· Studying sound waves in the Cooper Union Anechoic Chamber and Vibrations Lab
- Building DC motors from household supplies
- Testing the strength of aluminum rods using Instron Machines
- Analyzing the strokes and science behind a car engine by studying a clear engine.
PTS member also volunteered in STEM Saturdays, a program where current students teach high schoolers about microcontrollers, CAD, and other computer programs that will give them an edge in college. Our chapter’s role was to also critique the projects that the students produced and share insight into changes that could be made. The program was a complete success and many students hope to come back and even enroll at Cooper full time!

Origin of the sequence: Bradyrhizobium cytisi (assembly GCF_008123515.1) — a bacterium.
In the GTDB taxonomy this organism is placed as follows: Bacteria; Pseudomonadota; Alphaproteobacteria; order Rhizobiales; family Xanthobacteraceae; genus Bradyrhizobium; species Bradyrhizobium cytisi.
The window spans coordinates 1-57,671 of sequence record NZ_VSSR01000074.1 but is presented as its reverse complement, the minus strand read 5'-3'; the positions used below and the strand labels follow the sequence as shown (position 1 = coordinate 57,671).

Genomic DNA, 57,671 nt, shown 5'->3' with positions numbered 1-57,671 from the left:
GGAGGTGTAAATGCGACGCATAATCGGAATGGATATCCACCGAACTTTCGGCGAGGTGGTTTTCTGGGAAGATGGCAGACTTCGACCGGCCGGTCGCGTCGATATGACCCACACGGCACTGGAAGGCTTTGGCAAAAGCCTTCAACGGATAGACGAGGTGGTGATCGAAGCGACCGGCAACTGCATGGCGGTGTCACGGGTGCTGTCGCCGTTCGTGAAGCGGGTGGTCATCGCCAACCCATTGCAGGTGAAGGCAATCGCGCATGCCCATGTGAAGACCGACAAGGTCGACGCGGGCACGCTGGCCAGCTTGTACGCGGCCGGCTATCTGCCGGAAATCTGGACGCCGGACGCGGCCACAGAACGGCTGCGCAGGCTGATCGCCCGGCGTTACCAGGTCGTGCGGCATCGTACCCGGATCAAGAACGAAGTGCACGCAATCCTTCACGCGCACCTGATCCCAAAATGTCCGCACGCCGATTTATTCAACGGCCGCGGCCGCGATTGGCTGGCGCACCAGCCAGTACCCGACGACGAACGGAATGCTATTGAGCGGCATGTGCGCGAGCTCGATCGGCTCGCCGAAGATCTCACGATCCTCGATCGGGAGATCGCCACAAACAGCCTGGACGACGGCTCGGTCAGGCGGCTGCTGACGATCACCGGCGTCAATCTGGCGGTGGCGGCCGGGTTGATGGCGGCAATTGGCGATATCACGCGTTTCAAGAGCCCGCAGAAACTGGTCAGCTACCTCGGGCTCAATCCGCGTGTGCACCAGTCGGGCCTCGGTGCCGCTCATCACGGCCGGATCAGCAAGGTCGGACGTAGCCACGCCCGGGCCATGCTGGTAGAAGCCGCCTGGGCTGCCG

While these volunteer programs were especially targeted towards the community, the chapter also held the FE Review “Question of the Week” Program. Current Cooper students enrolled in the program would be emailed FE exam question weekly, each response was tabulated, and, at the end of the semester, the student with the most correct answers was given a prize. Lastly, the Pi Phi board members sat in on faculty meetings to provide insight into minors and other departmental initiatives underway.